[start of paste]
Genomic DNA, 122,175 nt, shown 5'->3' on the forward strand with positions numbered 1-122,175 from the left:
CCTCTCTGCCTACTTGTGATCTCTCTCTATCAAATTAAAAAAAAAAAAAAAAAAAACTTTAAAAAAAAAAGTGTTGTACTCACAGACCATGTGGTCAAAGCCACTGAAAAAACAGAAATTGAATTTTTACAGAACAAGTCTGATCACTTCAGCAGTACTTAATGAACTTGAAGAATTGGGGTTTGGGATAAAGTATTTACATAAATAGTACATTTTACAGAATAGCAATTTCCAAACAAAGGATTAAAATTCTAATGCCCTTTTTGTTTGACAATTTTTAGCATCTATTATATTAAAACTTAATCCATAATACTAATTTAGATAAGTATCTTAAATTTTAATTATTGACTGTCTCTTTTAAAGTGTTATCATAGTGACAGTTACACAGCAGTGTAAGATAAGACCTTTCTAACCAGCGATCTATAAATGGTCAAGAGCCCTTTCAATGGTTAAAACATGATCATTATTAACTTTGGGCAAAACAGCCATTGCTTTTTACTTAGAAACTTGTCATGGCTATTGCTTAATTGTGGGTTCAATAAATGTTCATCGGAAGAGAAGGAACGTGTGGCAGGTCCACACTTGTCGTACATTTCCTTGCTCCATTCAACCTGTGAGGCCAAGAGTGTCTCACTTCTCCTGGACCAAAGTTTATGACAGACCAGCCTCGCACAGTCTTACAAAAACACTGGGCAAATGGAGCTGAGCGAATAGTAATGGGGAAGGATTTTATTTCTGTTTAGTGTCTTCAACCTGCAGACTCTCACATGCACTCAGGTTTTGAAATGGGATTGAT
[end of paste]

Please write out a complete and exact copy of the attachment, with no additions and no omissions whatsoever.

Genomic DNA, 122,175 nt, shown 5'->3' on the forward strand with positions numbered 1-122,175 from the left:
CCTCTCTGCCTACTTGTGATCTCTCTCTATCAAATTAAAAAAAAAAAAAAAAAAAACTTTAAAAAAAAAAGTGTTGTACTCACAGACCATGTGGTCAAAGCCACTGAAAAAACAGAAATTGAATTTTTACAGAACAAGTCTGATCACTTCAGCAGTACTTAATGAACTTGAAGAATTGGGGTTTGGGATAAAGTATTTACATAAATAGTACATTTTACAGAATAGCAATTTCCAAACAAAGGATTAAAATTCTAATGCCCTTTTTGTTTGACAATTTTTAGCATCTATTATATTAAAACTTAATCCATAATACTAATTTAGATAAGTATCTTAAATTTTAATTATTGACTGTCTCTTTTAAAGTGTTATCATAGTGACAGTTACACAGCAGTGTAAGATAAGACCTTTCTAACCAGCGATCTATAAATGGTCAAGAGCCCTTTCAATGGTTAAAACATGATCATTATTAACTTTGGGCAAAACAGCCATTGCTTTTTACTTAGAAACTTGTCATGGCTATTGCTTAATTGTGGGTTCAATAAATGTTCATCGGAAGAGAAGGAACGTGTGGCAGGTCCACACTTGTCGTACATTTCCTTGCTCCATTCAACCTGTGAGGCCAAGAGTGTCTCACTTCTCCTGGACCAAAGTTTATGACAGACCAGCCTCGCACAGTCTTACAAAAACACTGGGCAAATGGAGCTGAGCGAATAGTAATGGGGAAGGATTTTATTTCTGTTTAGTGTCTTCAACCTGCAGACTCTCACATGCACTCAGGTTTTGAAATGGGATTGAT